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Madden: Despite tragedy, leave NHL alone

Saturday, March 23, 2002

When 13-year-old Brittanie Cecil died after being hit in the head by a hockey puck at an NHL game in Columbus, Ohio, it was a tragedy of unspeakable proportions.

In the days after Cecil's death Monday, much debate has ensued over how to make watching hockey games safer for spectators. What should be done?

If you have even a small degree of common sense, the answer is obvious: Absolutely nothing.

Pucks have been flying into the stands throughout the 85-year history of the NHL, many at frightening speeds. Cecil is the first NHL spectator to die after being hit by one.

What happened to Cecil was sad, tragic and terrible. But it was also a freak occurrence, something unlikely to happen again.

Hundreds of people have been struck by lightning while playing golf. But I've never heard anyone advocate a return to wooden clubs. Yet, after the death of one girl -- and I certainly don't mean to trivialize it, but it's not like the Blue Jackets' Espen Knutsen shot a hand grenade into the stands and took out an entire section -- the weepers and worriers have mobilized into a self-appointed safety patrol and made all sorts of nonsensical suggestions. Among them:

Make the Plexiglas taller. OK, but how tall is tall enough?

Hang netting between the top of the glass and the roof of the arena. Isn't the puck hard enough for spectators to follow without having to look through netting?

Make kids wear helmets. Hey, why not make every kid wear a suit of armor all the time? Can't be too careful, you know.

Other debates over safety at hockey games have developed. Some are surprised that more people haven't got hurt when the occasional sheet of Plexiglas breaks and falls onto spectators. I am not surprised, because I know that the Plexiglas used at hockey rinks is designed to shatter and crumble in non-dangerous fashion, not break into shards and pierce eyes, hearts, brains, etc.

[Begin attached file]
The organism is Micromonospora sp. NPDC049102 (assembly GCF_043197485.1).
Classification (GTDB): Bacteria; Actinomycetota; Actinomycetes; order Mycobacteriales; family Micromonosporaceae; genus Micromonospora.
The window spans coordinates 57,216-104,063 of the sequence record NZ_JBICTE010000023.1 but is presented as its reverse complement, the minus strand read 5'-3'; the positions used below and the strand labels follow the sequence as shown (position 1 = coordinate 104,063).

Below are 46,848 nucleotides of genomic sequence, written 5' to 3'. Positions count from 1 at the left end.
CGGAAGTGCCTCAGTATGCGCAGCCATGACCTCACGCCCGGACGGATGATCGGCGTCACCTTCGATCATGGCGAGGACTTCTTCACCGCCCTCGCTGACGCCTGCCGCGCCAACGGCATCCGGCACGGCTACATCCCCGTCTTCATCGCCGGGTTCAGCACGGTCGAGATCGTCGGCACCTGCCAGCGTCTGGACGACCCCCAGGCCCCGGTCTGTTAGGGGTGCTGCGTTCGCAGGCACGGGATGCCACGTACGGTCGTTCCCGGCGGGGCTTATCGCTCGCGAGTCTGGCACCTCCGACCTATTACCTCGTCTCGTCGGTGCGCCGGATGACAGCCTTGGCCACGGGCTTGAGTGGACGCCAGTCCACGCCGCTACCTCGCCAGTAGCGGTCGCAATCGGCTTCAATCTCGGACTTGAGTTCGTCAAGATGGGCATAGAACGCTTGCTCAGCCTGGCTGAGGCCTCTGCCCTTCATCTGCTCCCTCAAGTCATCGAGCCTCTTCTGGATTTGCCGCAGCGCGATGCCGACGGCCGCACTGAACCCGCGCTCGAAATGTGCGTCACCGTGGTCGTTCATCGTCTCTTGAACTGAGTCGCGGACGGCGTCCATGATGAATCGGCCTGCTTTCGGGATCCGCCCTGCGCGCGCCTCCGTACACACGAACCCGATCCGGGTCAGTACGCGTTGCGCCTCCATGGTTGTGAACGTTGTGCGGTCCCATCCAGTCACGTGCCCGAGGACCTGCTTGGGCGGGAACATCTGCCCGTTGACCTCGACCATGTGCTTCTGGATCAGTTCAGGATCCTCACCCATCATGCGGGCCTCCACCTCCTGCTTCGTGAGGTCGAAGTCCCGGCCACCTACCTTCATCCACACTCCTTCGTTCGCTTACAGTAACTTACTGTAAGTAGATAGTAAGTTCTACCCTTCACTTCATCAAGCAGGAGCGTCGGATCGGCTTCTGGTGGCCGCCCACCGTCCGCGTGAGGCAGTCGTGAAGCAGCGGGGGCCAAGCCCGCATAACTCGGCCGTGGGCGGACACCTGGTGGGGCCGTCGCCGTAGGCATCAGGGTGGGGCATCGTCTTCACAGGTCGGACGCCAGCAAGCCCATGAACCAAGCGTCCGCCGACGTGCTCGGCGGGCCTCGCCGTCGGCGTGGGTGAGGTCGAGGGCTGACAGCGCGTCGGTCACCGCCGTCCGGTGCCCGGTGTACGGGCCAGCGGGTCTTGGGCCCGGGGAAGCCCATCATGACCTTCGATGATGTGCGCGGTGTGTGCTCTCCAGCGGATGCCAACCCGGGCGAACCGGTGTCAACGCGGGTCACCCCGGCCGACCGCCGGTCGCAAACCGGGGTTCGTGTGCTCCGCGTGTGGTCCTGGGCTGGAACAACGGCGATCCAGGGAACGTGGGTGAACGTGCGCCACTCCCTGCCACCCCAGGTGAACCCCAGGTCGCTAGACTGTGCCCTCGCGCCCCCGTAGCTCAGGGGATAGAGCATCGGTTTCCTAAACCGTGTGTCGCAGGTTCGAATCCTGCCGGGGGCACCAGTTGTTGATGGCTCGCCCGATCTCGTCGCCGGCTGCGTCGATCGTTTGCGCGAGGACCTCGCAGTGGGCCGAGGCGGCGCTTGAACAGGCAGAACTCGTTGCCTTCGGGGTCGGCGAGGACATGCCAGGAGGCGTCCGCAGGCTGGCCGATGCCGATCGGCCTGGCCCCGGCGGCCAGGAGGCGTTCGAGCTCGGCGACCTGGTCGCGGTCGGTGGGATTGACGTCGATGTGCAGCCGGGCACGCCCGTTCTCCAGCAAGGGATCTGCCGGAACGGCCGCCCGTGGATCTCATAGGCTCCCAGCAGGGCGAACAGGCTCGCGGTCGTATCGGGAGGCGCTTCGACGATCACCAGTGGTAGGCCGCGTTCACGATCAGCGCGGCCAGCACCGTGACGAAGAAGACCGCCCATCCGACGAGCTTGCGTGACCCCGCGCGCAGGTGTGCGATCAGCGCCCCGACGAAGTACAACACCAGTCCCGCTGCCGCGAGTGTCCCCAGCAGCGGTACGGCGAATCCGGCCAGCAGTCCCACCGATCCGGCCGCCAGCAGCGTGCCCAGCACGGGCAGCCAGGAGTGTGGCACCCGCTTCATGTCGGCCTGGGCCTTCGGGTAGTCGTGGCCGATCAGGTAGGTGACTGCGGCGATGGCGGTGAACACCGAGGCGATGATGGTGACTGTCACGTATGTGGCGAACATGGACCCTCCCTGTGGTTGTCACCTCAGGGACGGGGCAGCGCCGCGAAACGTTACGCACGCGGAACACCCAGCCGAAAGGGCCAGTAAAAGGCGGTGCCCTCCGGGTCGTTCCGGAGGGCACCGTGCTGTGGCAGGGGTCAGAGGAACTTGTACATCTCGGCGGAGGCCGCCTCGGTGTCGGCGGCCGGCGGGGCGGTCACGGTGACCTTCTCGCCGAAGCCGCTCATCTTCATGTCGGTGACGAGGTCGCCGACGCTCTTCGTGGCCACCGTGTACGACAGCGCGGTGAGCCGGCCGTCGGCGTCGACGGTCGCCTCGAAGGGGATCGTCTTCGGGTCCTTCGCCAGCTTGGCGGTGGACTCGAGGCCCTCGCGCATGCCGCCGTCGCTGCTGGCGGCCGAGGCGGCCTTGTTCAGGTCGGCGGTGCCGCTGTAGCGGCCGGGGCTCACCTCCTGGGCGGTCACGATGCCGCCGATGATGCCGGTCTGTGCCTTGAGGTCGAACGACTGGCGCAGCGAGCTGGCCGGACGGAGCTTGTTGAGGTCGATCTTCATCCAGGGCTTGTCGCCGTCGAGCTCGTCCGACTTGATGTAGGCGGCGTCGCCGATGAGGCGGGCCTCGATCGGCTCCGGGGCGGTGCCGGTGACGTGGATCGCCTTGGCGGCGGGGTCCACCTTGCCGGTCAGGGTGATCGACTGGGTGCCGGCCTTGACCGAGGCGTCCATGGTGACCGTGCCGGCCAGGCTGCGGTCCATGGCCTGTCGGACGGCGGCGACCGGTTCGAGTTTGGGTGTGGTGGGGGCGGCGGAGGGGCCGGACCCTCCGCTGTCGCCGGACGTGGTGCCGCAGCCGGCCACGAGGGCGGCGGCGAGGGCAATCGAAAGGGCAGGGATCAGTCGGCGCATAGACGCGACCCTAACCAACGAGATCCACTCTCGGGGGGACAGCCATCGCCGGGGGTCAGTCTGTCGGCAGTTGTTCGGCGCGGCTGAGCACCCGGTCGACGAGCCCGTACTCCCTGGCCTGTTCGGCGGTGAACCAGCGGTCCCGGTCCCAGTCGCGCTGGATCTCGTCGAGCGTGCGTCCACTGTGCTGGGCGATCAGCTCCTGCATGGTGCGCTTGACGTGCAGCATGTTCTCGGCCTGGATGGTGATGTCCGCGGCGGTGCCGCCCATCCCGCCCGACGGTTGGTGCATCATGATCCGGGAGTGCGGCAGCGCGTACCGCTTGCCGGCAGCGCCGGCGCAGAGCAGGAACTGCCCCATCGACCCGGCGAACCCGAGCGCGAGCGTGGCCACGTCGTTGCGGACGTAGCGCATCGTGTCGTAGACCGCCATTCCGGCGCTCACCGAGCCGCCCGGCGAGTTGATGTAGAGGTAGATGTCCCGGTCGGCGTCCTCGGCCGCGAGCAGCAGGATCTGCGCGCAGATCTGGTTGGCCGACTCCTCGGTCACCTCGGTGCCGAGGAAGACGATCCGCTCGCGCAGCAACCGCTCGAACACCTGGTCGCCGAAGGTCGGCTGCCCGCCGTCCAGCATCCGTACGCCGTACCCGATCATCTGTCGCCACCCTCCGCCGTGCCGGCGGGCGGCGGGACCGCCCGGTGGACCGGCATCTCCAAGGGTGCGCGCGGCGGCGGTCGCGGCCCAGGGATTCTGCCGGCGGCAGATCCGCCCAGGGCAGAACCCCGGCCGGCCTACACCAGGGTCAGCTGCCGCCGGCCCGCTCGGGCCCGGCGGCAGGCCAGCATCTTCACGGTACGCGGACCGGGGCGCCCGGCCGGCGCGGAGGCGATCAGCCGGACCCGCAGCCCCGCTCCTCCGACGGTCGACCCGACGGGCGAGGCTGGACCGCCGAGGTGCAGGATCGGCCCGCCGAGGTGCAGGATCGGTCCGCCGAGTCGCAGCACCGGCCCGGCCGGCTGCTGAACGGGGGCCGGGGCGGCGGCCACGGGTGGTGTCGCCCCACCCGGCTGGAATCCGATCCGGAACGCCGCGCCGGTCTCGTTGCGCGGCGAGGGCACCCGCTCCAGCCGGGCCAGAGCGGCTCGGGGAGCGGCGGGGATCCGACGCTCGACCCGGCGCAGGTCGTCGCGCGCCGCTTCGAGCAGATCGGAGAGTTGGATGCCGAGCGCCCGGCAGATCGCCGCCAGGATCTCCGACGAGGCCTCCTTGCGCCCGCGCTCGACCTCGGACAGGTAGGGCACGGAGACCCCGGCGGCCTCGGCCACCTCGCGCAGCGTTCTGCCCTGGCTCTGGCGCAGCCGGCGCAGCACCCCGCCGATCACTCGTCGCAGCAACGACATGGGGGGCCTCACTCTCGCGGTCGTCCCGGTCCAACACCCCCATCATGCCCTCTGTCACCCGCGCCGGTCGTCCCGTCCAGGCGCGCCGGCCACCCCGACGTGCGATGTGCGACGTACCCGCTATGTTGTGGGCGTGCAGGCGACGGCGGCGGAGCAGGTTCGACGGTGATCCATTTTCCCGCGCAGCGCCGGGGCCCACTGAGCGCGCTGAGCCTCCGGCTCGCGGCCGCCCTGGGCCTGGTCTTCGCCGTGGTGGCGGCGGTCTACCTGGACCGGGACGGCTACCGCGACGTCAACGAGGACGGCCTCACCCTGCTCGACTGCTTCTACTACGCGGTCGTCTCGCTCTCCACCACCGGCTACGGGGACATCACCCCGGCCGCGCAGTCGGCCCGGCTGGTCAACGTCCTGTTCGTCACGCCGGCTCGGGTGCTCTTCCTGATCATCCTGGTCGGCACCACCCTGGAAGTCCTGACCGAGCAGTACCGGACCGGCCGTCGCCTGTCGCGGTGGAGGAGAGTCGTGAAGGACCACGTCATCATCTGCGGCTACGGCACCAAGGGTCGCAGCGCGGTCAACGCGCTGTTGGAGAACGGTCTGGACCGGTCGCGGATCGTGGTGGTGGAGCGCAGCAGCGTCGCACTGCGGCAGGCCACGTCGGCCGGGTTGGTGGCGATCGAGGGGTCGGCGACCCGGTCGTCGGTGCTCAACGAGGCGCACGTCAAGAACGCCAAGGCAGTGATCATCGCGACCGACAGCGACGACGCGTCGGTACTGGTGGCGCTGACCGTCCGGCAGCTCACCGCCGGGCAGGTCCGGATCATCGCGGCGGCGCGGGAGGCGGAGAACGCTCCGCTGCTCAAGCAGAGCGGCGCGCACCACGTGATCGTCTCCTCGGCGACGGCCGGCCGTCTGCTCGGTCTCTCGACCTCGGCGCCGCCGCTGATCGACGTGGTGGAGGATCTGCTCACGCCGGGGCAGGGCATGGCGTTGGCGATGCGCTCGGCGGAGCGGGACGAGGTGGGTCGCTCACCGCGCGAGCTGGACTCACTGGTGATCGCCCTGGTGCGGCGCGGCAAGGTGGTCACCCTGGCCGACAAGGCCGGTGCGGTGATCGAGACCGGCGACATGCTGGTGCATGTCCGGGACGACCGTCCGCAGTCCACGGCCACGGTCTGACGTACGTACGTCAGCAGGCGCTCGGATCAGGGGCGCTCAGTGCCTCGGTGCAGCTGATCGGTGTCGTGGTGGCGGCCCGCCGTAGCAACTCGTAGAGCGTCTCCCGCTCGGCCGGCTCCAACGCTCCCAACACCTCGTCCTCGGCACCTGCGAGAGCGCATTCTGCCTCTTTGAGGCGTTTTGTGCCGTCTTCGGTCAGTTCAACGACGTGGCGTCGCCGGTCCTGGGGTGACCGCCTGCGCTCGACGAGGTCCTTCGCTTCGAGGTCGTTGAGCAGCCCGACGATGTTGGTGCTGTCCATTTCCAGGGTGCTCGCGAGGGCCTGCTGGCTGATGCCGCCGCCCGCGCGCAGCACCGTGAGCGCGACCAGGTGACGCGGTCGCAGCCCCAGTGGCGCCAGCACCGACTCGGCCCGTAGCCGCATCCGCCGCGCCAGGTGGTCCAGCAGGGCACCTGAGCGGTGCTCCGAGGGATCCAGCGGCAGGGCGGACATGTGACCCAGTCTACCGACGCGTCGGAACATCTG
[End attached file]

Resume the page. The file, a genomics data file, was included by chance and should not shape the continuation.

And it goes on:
Once in a very great while an intact sheet of Plexiglas will dislodge and conk somebody on the head. It happened to Janet Jones-Gretzky, in fact, and she's OK, and still a hot number to boot.

NHL arenas have hardly morphed into dens of dangers. Next time you're at an NHL game, look around at the kids in attendance. Some will, unfortunately, die before their time.

But they won't die from getting hit in the head with vulcanized rubber. Maybe they'll get run over by a drunken driver. Or die of cancer because they took up smoking. Or succumb to AIDS after having unprotected sex. Or expire because of abusing drugs. Deaths like that happen every day, not every 85 years.

Let's address the problems that are worth addressing. Let's not worry too much about something that is obviously a fluke.

If you want realistic advice regarding safety at hockey games, heed these words: Choose your seat carefully and pay attention to the game. If you're going with a young child, or if you plan to spend much of the game with a cell phone jammed in your ear, or if you just don't react very quickly, don't sit in the first few rows above the Plexiglas. Stay out of the line of fire.

I'm not saying that Cecil wasn't paying attention, or that she could have dodged the puck even if she were. I am saying that I see a lot of people at hockey games for whom watching the game seems only a minor concern. Pay attention. And if you don't want to pay attention, why are you there?

Cecil's family members and friends are obviously the people most traumatized by what happened. But my heart goes out to Knutsen, too. Knutsen took the shot that resulted in Cecil's death, but there was obviously no malice aforethought, no intent to put the puck in the stands. Now Knutsen has to live with what happened every day for the rest of his life. That will be a heavy burden.

The safety patrol wants to make major-league baseball less dangerous, too. But in 125 years of big-league baseball, just five spectators have been killed by batted or thrown balls. That's a very small number. Baseball plays a lot more games than hockey, and in front of a lot more people, too. Just to be safe, though, maybe baseball could use Nerf balls. Do they make Nerf pucks?

Life itself is a dangerous proposition. There is risk inherent in almost everything we do. People sometimes rally behind causes like the death of Brittanie Cecil for their own sake, not the cause's sake. They do it to feel noble, to feel like they're contributing, and they often fool themselves in addition to everybody else.

I'm sure a lawsuit will result from this. One always does, and you certainly can't blame the Cecil family for exploring their options.

But hockey in general and the NHL in particular should be left alone on this one. What happened couldn't have been prevented. It was nobody's fault. Sometimes people just die.


Mark Madden hosts a sports talk show from 3 to 7 p.m. weekdays on WEAE-AM (1250.)

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